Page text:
Forecast for the Ogden Area Mountains

Issued by Greg Gagne for Wednesday, February 6, 2019 - 7:00am
The avalanche danger is HIGH at upper elevations, and CONSIDERABLE at mid elevations, facing west, through north, through southeast which are wind-drifted. Upper elevations facing south and southwest have a CONSIDERABLE hazard. Avalanches are still possible on southerly aspects at mid elevations, as well as at low elevations where the danger is MODERATE.
Learn how to read the forecast here
Special Announcements
Check out the latest podcast - The Risks and Rewards of Ski Patrol - A Conversation with Jake Hutchinson.
Weather and Snow
Overnight snowfall totals in the Ogden mountains range from 2-5" and temperatures are in the mid teens. The sustained period of strong south/southwest winds finally relaxed yesterday, and have shifted to the north, gusting into the 20's and 30's mph at the upper elevations. Since Sunday, the Ogden mountains have recorded 2-3' of snow with nearly 3" of water.
For today, winds will be from the northwest, gusting into the 20's and 30's at the upper elevations. Up to 6" of snowfall is expected. Temperatures will remain in the teens.
Recent Avalanches
No avalanches were reported from the Ogden backcountry on Tuesday. Despite the widespread presence of wind drifts at the upper elevations, only minimal results from control work at Ogden resorts were reported.
Avalanche Problem #1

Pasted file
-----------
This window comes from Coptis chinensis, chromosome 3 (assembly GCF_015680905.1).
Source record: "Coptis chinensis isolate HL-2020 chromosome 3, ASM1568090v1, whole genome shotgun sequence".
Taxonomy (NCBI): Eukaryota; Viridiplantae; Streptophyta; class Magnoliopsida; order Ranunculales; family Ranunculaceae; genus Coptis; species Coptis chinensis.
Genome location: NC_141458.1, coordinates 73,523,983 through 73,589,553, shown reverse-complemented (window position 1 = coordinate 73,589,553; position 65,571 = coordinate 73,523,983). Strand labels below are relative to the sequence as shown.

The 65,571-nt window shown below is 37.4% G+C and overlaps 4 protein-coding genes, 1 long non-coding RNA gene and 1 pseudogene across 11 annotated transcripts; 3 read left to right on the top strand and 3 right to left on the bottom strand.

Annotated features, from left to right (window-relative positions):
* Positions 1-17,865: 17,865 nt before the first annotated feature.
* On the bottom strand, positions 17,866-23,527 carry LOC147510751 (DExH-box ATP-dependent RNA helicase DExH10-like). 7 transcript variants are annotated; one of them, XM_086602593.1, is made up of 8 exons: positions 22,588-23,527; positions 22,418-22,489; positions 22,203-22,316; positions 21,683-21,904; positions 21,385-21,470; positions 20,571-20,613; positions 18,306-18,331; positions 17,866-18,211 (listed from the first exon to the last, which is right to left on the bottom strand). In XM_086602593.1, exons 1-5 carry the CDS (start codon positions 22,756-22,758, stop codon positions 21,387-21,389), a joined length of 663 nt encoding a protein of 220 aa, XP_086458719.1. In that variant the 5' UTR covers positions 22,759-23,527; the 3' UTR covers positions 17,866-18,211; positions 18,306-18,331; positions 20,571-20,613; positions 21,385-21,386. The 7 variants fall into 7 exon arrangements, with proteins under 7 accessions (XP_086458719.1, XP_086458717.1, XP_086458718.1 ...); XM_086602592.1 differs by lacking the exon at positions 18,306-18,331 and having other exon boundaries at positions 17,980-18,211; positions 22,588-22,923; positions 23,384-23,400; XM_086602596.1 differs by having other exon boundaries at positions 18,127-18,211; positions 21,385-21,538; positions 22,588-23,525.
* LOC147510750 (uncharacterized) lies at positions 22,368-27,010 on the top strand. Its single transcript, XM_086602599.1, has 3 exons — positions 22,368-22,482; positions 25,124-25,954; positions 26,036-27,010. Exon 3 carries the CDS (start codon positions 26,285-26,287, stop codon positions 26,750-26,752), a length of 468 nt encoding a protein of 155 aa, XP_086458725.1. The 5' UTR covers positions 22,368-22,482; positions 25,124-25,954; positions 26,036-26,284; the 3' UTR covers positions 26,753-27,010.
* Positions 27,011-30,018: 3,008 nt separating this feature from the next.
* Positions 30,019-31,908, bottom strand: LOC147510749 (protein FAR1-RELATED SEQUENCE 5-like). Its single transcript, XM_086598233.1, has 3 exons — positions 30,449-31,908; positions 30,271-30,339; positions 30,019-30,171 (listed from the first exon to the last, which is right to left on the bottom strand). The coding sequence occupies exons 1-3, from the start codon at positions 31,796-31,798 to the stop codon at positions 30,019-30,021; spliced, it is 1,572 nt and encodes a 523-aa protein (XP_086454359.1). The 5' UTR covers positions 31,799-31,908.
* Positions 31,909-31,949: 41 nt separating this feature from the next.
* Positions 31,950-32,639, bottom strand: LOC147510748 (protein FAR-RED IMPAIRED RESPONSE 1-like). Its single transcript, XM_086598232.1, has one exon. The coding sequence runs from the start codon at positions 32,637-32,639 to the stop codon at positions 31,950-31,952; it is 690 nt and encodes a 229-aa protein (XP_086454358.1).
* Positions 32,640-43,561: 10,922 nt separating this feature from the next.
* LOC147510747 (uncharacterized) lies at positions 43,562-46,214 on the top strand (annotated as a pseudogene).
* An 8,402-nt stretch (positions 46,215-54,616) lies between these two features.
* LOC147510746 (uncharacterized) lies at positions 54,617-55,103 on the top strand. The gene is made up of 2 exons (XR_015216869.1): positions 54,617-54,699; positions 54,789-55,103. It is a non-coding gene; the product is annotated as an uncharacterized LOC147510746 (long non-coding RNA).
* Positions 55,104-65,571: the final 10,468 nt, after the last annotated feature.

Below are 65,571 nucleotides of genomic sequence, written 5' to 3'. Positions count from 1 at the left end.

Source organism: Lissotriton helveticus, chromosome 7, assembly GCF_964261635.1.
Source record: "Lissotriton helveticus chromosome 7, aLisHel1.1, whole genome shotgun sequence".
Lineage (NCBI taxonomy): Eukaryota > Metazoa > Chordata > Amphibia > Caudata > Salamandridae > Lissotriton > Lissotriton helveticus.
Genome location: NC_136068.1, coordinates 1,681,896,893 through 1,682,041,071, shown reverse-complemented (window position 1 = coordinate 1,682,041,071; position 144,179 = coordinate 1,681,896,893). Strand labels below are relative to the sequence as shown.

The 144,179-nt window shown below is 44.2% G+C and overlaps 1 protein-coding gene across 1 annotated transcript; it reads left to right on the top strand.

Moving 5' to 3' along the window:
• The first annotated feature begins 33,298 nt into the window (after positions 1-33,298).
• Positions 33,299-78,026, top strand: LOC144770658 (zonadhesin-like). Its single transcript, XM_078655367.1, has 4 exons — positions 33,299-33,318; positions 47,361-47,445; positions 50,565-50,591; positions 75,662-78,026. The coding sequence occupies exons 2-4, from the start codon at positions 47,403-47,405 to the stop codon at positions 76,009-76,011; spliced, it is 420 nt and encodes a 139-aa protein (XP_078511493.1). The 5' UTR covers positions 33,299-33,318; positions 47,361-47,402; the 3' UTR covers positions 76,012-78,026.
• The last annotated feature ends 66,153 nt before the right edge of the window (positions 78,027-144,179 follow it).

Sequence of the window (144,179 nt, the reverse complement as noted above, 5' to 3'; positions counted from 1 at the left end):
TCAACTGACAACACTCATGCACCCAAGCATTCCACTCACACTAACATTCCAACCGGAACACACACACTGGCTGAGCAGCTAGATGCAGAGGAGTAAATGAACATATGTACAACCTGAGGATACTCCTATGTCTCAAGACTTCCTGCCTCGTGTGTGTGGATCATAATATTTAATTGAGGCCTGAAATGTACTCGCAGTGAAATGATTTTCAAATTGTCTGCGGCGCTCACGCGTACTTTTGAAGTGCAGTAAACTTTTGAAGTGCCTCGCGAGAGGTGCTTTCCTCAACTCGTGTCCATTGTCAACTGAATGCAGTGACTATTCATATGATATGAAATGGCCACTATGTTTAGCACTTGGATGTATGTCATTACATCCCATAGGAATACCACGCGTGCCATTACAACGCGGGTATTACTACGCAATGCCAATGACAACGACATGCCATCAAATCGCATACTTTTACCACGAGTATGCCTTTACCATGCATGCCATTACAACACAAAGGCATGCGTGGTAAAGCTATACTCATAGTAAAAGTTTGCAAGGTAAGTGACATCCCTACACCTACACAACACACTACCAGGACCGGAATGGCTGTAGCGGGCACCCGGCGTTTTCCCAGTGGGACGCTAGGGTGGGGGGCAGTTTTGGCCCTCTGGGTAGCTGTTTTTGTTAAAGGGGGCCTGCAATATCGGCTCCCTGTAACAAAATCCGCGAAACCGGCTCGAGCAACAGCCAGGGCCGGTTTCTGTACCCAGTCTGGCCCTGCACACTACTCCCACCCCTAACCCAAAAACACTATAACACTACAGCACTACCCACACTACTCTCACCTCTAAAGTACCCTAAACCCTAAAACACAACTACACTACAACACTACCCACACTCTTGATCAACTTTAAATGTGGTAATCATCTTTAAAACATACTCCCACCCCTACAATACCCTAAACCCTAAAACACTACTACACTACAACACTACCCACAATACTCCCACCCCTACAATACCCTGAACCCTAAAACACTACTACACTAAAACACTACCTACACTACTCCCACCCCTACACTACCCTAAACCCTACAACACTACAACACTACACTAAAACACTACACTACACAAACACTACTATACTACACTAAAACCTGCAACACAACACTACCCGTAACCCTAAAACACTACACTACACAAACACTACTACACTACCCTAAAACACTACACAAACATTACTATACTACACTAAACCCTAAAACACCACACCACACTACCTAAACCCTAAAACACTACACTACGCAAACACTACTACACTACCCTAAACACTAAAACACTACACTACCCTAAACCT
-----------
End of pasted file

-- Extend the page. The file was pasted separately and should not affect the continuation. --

Wind Drifted Snow
The Ogden mountains had a sustained 72-hour period of strong winds from the south/southwest, creating large and widespread drifts at the mid and upper elevations. Although control work indicated these drifts to be mostly unresponsive, I generally don't trust such wind events, and would avoid steep, wind-loaded terrain.
Avalanche Problem #2
New Snow
The Ogden mountains can expect up to 6" of new snow during the day today, but any period of high precipitation may produce sensitive sluffs and shallow storm slabs.
General Announcements
This information does not apply to developed ski areas or highways where avalanche control is normally done. This forecast is from the U.S.D.A. Forest Service, which is solely responsible for its content. This forecast describes general avalanche conditions and local variations always occur.

Support the Avalanche Center through your purchases

Discount lift tickets
All proceeds from ticket sales benefit the UAC when you purchase your next lift tickets.
Need new gear?
Make your next purchase from our Affiliate Partners and the UAC will receive a portion of the sales.
Sign up for our newsletters, emails and daily forecasts to stay up to date.